Mizpah: Newly Discovered Stratum Reveals Judah’s Other Capital, Jeffrey R. Zorn, BAR 23:05, Sep-Oct 1997.
I believe I have succeeded in identifying substantial archaeological remains from a period that is almost an archaeological blank in the history of ancient Israel—the period of the Babylonian Exile, when according to tradition, the Judeans were deported to Babylonia. All the more remarkable, I have been able to identify these remains without sinking a spade into the ground or lifting a pick.
This is the tale of my excavation into the field records of a dig that ended more than 60 years ago. Of course my own excavation, so to speak, has only been possible because the actual excavator of the site left behind such meticulous records.
William Frederic Badè excavated at Tell en-Nasbeh, just north of Jerusalem, for five seasons between 1926 and 1935 in the belief, very probably correct, that this site was Biblical Mizpah in Benjamin. The American archaeologist cleared almost two-thirds of the eight-acre site, making it the most completely excavated site in Palestine at the time. As work progressed, Badè employed more than 150 men, women and children who ultimately excavated 672 rooms and 387 cisterns, silos and other installations. Outside the city walls they excavated 71 tombs.
To his everlasting credit, Badè was a leading proponent of careful and complete recording.a Over 23,000 objects were described, of which 15,000 were drawn. Many walls, structures, rooms and tombs were carefully photographed. Although Badè’s excavation method was weak stratigraphically, he was careful to record the location of each find. He clearly understood the importance of recording materials in situ.1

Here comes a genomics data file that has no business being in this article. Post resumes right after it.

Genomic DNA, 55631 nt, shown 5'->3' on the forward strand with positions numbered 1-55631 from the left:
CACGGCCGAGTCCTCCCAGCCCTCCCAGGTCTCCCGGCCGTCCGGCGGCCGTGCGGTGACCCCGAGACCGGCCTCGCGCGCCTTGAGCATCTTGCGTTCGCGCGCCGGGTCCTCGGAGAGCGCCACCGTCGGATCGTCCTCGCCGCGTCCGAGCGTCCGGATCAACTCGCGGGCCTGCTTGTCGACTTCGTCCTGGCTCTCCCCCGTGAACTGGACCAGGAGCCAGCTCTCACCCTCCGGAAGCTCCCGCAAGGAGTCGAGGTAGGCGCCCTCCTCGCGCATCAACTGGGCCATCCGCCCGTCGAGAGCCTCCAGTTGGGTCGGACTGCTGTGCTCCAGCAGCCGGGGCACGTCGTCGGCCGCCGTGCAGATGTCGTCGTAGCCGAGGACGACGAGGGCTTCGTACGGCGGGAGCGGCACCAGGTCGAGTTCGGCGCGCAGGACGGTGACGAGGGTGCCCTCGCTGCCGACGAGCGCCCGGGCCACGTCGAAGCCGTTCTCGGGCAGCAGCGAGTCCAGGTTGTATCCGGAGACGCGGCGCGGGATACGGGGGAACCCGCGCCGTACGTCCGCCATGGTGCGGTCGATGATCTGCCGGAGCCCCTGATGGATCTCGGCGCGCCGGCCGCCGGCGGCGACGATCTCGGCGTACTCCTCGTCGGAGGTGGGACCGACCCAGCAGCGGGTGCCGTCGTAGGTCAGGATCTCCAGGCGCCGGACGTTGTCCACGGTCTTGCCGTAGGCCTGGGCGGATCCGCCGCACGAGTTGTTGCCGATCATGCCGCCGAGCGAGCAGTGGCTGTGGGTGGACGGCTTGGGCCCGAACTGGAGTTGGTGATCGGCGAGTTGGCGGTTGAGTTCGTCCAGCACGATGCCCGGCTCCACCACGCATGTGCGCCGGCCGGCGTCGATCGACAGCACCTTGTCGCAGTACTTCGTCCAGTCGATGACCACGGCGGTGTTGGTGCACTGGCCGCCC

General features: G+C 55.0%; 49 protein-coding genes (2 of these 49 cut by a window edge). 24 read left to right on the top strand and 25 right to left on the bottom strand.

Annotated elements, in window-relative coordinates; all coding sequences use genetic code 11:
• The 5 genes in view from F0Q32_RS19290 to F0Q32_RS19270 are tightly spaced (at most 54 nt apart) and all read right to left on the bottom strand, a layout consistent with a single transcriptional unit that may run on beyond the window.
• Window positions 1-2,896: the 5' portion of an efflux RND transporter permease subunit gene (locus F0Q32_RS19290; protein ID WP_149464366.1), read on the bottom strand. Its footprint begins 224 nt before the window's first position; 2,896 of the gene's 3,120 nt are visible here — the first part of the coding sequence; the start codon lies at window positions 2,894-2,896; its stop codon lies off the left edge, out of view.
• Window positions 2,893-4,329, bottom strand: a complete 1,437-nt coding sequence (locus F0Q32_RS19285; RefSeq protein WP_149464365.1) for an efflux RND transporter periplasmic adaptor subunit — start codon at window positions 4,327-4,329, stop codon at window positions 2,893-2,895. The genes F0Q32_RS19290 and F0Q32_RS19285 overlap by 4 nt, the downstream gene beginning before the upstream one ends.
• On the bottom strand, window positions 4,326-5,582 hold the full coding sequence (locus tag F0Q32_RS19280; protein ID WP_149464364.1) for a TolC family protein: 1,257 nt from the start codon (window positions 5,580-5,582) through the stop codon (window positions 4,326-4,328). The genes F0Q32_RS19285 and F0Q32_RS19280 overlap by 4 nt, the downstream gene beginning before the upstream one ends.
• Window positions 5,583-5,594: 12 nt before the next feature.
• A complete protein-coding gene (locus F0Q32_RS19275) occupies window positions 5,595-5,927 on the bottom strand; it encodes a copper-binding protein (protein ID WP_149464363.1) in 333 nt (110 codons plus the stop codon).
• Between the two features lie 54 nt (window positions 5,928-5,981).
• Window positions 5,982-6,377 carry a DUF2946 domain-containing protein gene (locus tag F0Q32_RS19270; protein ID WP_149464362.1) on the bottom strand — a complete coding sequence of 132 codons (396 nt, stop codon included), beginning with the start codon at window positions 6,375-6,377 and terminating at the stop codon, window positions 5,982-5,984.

Badè published a number of preliminary reports. Unfortunately, he died of overexertion in 1936, without publishing a final report. His close colleague, Chester C. McCown, and his dedicated chief recorder, Joseph C. Wampler, undertook the task, however, eventually publishing two hefty volumes that are still considered reasonably good reports for their time. McCown’s volume covers the archaeology and history;2 Wampler’s, the pottery.3
My own involvement with the site began in 1986, when I became coordinator of the Badè Institute of Biblical Archaeology, part of the Pacific School of Religion in Berkeley, California. My duties as coordinator included giving tours of the institute’s small but very modern museum.4 To prepare myself, I read everything I could find on the site. Poring over the final report, I became more and more intrigued. Although I realized that in many ways the report, dating to 1947, was incomplete and outdated, I was drawn into a detailed study of the stratigraphy of the site proposed by the excavators. In the end, I found an occupation layer, or stratum,b that had apparently completely escaped Badè, as well as McCown and Wampler.